Even as a cardinal theme of Scottish politics, the discourse on prospective EU membership under independence is also poor. For the most part, public conversation is stuck at the most basic level of whether an independent Scotland should be in the EU or not. Maximalist positions are prevalent: for instance, competing assertions that either Scotland would join the EU remarkably quickly or it would never be able to join. Neither is correct, of course. A favourable Scottish EU accession process could reasonably take four to five years. Recycled arguments on a select number of specific issues are regularly repeated – especially on the implications of Scotland’s national budget deficit for accession and the potential of a ‘Spanish veto’ on Scottish EU membership. Little consideration is given to much else on EU accession.
In the absence of a wider horizon, Scotland’s EU membership debate will remain incomplete. A fuller conversation would be predicated upon purposeful consideration of what kind of EU member state Scotland could be: its possible preferences and positions on all the central aspects of the EU, and the defining questions shaping the direction of the Union. Scotland could aspire to be at the core of the EU or decide to pursue a more distant membership. Thought must be given to how Scotland would undertake its EU accession journey; how it would evolve along that journey; and the relationships between its path to EU membership and the building of the Scottish state. Fundamentally, requisite appreciation must be given to the reality that Scotland would enter the EU as a (small) piece of the wider European puzzle. It would have to navigate the EU’s ongoing political and ideological battles, with which its political system has minimal prior experience or socialisation. Scottish EU membership after independence would be feasible, but it would require Scotland to evolve.
Europe in the election campaign
Scotland’s relationship with the EU did prove a recurring theme in the campaign for the May Holyrood election, but mostly in a superficial fashion. In their election manifestos, the SNP and Scottish Greens restated their support for independence and EU membership. Each also set out a collection of proposals on EU and foreign policy measures for the upcoming parliamentary term. By contrast, the Scottish Conservatives, Scottish Labour, and Scottish Liberal Democrats largely avoided mentioning Brexit and offered very few or no proposals on Scotland’s EU relationship as part of the UK. Their references to the EU were mainly about using the prospect of Scottish EU membership in the post-Brexit context to argue that Scotland should remain in the UK.
Beyond independence, the election campaign generated no meaningful discussion of European affairs or Scotland’s European policy separate from its constitutional future. That eventuality is not particularly surprising. Scottish electoral politics rarely, if ever, featured European issues on their own merits throughout the 20 years of the reconvened Scottish Parliament during which Scotland was part of the EU. Such a development might hardly be expected now that Scotland is not in the EU. Some issues with a European dimension – such as the UK’s non-participation in Erasmus+ – were raised during the election campaign, but only narrowly in the context of the conjoined Brexit-and-independence debate.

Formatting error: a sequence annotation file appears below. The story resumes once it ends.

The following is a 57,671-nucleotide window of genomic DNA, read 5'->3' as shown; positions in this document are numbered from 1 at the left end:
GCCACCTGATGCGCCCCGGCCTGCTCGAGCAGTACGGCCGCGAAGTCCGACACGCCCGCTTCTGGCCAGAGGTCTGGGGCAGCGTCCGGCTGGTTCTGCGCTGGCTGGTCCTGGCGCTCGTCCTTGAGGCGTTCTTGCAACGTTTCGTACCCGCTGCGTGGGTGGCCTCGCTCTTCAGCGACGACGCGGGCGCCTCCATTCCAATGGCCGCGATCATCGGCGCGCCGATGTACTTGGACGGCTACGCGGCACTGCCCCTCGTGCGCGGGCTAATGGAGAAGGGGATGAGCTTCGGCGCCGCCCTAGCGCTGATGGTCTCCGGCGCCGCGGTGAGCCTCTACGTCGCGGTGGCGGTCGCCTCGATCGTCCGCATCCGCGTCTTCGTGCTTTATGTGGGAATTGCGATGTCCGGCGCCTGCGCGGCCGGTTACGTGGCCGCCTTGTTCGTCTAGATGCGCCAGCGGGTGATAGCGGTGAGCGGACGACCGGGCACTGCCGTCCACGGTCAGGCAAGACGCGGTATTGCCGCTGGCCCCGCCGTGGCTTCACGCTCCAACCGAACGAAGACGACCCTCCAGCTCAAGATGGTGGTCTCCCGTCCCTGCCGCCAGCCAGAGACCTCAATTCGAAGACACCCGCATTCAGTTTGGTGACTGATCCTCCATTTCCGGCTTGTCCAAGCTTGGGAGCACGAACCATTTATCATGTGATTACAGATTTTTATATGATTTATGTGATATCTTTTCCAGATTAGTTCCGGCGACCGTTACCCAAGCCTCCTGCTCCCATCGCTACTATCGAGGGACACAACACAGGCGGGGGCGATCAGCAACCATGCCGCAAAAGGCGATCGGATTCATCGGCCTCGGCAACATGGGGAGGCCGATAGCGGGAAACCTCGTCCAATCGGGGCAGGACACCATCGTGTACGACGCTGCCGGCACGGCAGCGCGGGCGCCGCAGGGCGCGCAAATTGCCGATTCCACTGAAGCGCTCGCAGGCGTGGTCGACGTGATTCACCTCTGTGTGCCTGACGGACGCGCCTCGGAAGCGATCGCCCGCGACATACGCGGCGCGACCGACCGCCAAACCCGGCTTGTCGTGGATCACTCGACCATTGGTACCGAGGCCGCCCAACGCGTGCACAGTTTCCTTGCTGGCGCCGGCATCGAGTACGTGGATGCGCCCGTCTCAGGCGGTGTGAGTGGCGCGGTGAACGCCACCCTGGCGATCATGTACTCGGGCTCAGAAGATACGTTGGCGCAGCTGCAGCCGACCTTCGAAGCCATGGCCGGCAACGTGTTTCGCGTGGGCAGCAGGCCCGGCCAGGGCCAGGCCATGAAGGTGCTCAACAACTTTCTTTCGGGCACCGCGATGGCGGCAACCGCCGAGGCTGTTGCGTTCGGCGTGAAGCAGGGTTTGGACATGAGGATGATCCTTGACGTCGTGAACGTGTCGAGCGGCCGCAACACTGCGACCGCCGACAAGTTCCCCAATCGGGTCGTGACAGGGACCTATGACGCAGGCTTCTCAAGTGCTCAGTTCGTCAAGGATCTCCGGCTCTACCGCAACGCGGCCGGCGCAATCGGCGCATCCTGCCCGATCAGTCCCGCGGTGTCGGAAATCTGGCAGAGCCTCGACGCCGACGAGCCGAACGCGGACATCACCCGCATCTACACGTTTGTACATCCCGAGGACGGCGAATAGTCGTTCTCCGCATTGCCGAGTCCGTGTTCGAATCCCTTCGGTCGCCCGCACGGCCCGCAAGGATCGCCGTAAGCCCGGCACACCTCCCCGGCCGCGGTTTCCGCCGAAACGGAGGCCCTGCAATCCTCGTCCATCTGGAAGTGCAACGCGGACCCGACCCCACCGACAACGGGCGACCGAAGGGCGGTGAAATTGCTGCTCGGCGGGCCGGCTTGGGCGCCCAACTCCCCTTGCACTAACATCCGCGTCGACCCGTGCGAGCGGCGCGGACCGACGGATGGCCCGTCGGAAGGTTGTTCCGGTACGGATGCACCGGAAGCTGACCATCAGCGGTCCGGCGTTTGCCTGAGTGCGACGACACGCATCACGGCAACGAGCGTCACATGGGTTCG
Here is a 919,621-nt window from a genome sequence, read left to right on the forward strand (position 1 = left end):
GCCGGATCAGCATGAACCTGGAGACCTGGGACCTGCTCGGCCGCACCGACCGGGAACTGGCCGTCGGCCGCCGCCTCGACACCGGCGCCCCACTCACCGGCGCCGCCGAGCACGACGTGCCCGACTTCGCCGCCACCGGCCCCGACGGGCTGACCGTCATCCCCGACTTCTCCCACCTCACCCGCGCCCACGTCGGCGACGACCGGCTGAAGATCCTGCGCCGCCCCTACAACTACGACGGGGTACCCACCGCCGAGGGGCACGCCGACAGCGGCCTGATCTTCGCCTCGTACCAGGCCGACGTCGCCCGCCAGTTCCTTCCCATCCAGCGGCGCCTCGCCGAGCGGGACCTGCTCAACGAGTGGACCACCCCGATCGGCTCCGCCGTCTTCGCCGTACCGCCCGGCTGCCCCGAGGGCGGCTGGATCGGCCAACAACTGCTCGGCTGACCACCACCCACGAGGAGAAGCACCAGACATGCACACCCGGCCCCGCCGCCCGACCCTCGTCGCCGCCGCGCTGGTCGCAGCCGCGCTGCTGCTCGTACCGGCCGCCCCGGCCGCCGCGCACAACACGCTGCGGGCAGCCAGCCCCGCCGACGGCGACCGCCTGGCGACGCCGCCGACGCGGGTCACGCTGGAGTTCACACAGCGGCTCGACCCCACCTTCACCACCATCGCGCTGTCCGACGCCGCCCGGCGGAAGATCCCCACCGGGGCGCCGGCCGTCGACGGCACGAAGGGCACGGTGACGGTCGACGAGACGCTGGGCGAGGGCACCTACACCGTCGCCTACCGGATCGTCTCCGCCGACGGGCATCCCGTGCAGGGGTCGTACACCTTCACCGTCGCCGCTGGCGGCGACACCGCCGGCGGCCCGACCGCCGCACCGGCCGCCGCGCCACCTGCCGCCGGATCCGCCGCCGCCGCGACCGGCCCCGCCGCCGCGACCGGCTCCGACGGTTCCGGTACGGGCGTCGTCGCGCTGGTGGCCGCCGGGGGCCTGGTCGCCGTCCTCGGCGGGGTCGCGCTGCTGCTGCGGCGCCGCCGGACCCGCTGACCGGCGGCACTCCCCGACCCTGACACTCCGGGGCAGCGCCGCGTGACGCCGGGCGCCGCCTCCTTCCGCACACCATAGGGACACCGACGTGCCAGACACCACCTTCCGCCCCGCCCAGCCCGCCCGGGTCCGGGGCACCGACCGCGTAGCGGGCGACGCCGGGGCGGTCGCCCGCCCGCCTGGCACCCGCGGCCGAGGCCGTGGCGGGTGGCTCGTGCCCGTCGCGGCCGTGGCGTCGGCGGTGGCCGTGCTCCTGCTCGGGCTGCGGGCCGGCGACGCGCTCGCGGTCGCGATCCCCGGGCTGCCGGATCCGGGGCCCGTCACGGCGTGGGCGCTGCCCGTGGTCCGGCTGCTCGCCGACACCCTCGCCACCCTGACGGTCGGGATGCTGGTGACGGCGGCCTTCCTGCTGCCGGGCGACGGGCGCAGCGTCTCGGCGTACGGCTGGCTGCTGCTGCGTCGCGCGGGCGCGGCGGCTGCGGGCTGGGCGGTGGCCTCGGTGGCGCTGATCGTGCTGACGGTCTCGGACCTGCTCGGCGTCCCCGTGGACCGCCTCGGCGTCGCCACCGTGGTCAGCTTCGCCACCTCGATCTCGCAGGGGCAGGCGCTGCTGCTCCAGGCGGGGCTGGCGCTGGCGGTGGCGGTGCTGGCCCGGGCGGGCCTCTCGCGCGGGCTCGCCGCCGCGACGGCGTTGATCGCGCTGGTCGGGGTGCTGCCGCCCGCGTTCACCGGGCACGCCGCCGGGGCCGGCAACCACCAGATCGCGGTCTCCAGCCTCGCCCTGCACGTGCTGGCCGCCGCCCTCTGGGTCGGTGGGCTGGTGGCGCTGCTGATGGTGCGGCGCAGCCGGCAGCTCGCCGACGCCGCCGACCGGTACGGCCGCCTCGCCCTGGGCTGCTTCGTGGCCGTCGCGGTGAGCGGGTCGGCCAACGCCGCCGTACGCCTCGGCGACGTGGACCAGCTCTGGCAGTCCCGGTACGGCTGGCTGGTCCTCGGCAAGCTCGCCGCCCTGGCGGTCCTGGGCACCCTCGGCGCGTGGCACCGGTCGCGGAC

Months ahead of the campaign, it was evident that independence would be the central issue, competing with management of the pandemic and future recovery. However, the intensity of focus on EU membership certainly surprised some. Questions on the accession timetable, national budget deficit, currency, border with the UK, and membership referendum were all raised – and directed at the SNP. These questions were amplified by interventions from English think tanks, universities and other organisations delivered during the campaign. For its part, the SNP generally deferred giving detailed answers until a later date. However, these questions will persist and they would feature prominently in a future independence referendum campaign.
Prospects for a new independence referendum
With the new Scottish Parliament now in place, the principal focus of the independence debate will be on whether the Scottish and UK Governments eventually reach an agreement on holding a new referendum. For now, the timetable and sequencing of those efforts are unclear. It is however certain that, unlike in 2011, the UK Government will not immediately endorse a referendum in response to the election result. At some point, Edinburgh will take a step and await London’s answer. The emphasis will be on the process of a referendum rather than the substance of independence. Nevertheless, discussion on issues – including prospective EU membership – will undoubtedly continue and may yet intensify in the medium term.
Separate from the arguments on a new referendum taking place, the Scottish public would benefit from a more substantive and detailed debate on EU membership. At its heart, such an improved debate would necessitate the rejection of the prevailing tendency in Scottish politics to assess the EU in overly simplistic terms – as something to be idolised or rejected. In reality, we know that the EU is a multifaceted Union with deep complexities and faces both challenges and opportunities. Greater substance will provide the nuance which is missing from Scotland’s Europe debate. Should Scotland become independent in the future and seek to join the EU, its prospects for success as a new member state would depend on a coherent vision and an internalisation of EU affairs. The centrality of Europe in Scottish politics will persist for, whatever their opinions on independence, most Scots recognise the importance to Scotland of its relationship with the EU.